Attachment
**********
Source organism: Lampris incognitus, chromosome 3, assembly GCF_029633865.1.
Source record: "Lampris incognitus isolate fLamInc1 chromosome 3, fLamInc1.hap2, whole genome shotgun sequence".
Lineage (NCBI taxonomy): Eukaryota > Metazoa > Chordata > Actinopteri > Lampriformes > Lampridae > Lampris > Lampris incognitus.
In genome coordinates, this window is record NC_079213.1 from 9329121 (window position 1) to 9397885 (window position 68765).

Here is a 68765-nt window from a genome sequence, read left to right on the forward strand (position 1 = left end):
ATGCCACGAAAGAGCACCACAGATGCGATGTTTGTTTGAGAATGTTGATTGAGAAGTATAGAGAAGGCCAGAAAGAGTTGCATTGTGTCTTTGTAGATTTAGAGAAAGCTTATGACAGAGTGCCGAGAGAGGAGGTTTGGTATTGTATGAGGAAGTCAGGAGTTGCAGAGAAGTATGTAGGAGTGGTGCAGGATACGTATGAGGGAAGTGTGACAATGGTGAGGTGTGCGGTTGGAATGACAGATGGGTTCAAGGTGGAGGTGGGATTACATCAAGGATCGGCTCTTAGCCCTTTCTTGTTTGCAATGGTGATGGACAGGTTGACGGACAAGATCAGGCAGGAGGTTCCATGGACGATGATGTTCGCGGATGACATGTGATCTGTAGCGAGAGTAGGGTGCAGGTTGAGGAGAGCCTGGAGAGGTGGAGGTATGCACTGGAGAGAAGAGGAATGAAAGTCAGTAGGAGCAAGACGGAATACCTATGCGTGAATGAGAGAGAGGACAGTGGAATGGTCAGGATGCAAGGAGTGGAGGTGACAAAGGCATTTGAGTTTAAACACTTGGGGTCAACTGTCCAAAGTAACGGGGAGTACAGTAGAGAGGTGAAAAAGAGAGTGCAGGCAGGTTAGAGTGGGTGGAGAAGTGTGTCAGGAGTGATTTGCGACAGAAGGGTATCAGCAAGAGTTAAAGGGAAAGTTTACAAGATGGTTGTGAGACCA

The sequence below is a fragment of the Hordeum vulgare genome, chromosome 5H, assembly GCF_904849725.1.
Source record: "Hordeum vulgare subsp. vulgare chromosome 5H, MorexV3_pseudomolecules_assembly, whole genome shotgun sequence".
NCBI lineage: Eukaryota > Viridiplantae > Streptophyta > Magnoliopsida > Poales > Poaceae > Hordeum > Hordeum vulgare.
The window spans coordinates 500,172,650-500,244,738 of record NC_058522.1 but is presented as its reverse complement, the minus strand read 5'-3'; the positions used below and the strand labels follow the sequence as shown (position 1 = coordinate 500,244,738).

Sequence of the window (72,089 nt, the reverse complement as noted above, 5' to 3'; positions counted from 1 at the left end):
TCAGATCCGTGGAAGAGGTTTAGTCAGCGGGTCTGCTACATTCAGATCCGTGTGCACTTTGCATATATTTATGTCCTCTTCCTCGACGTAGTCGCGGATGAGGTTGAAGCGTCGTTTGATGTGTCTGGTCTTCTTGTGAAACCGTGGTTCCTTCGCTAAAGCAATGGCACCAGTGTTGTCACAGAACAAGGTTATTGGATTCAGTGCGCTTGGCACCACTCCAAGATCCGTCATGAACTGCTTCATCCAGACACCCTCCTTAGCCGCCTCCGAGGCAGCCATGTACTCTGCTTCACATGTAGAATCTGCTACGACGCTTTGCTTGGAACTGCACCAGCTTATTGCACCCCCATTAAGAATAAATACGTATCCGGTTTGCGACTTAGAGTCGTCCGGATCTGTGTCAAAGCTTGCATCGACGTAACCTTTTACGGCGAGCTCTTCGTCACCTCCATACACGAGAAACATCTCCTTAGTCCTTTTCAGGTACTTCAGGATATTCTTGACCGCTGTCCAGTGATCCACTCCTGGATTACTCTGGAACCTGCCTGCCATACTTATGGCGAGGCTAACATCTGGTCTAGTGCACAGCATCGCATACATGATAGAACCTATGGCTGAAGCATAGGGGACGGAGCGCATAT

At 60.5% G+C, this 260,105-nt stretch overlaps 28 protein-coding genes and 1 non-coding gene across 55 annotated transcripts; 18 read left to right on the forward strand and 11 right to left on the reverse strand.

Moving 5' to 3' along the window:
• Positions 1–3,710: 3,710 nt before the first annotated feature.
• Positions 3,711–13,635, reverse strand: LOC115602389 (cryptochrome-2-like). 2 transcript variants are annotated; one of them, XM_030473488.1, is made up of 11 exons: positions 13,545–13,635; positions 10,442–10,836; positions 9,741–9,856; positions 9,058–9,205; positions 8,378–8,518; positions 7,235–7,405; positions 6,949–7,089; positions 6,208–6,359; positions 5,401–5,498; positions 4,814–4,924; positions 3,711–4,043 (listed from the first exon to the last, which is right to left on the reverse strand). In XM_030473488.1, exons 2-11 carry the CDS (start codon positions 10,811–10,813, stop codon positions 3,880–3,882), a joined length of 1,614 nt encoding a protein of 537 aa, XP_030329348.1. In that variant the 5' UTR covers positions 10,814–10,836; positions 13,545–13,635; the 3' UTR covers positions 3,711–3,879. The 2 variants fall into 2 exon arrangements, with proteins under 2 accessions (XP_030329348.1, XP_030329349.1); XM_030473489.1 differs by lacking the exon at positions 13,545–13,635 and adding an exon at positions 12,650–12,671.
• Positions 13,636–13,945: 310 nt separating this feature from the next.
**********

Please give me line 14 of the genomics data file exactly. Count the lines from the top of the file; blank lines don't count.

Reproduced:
Moving 5' to 3' along the window: